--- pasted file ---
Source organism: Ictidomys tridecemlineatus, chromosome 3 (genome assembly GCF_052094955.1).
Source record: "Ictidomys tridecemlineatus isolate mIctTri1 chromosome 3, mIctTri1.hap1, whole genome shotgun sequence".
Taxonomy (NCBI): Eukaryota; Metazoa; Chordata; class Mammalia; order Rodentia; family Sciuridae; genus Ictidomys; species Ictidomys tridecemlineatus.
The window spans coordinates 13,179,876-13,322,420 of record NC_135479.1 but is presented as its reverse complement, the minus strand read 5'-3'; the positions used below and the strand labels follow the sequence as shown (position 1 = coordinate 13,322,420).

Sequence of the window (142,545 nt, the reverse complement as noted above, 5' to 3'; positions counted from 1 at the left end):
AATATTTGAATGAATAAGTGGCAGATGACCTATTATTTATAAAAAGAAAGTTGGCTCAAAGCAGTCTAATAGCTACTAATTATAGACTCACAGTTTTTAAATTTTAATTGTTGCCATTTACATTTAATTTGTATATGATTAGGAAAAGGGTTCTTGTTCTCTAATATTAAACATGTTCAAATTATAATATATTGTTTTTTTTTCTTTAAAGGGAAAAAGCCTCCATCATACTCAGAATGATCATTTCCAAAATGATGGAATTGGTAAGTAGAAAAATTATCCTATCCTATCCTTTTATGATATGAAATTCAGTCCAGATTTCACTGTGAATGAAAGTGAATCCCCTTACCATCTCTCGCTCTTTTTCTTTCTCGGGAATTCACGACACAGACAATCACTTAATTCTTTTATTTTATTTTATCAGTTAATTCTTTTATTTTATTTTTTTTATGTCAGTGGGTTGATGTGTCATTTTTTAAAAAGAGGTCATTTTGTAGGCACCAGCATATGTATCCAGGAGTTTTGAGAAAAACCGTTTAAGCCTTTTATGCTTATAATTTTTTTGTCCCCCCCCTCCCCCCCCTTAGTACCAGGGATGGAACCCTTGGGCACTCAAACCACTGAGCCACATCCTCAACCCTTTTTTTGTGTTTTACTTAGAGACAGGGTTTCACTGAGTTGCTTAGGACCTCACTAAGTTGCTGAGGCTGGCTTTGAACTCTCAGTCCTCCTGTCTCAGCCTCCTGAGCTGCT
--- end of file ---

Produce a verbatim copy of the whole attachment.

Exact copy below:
Source organism: Ictidomys tridecemlineatus, chromosome 3 (genome assembly GCF_052094955.1).
Source record: "Ictidomys tridecemlineatus isolate mIctTri1 chromosome 3, mIctTri1.hap1, whole genome shotgun sequence".
Taxonomy (NCBI): Eukaryota; Metazoa; Chordata; class Mammalia; order Rodentia; family Sciuridae; genus Ictidomys; species Ictidomys tridecemlineatus.
The window spans coordinates 13,179,876-13,322,420 of record NC_135479.1 but is presented as its reverse complement, the minus strand read 5'-3'; the positions used below and the strand labels follow the sequence as shown (position 1 = coordinate 13,322,420).

Sequence of the window (142,545 nt, the reverse complement as noted above, 5' to 3'; positions counted from 1 at the left end):
AATATTTGAATGAATAAGTGGCAGATGACCTATTATTTATAAAAAGAAAGTTGGCTCAAAGCAGTCTAATAGCTACTAATTATAGACTCACAGTTTTTAAATTTTAATTGTTGCCATTTACATTTAATTTGTATATGATTAGGAAAAGGGTTCTTGTTCTCTAATATTAAACATGTTCAAATTATAATATATTGTTTTTTTTTCTTTAAAGGGAAAAAGCCTCCATCATACTCAGAATGATCATTTCCAAAATGATGGAATTGGTAAGTAGAAAAATTATCCTATCCTATCCTTTTATGATATGAAATTCAGTCCAGATTTCACTGTGAATGAAAGTGAATCCCCTTACCATCTCTCGCTCTTTTTCTTTCTCGGGAATTCACGACACAGACAATCACTTAATTCTTTTATTTTATTTTATCAGTTAATTCTTTTATTTTATTTTTTTTATGTCAGTGGGTTGATGTGTCATTTTTTAAAAAGAGGTCATTTTGTAGGCACCAGCATATGTATCCAGGAGTTTTGAGAAAAACCGTTTAAGCCTTTTATGCTTATAATTTTTTTGTCCCCCCCCTCCCCCCCCTTAGTACCAGGGATGGAACCCTTGGGCACTCAAACCACTGAGCCACATCCTCAACCCTTTTTTTGTGTTTTACTTAGAGACAGGGTTTCACTGAGTTGCTTAGGACCTCACTAAGTTGCTGAGGCTGGCTTTGAACTCTCAGTCCTCCTGTCTCAGCCTCCTGAGCTGCT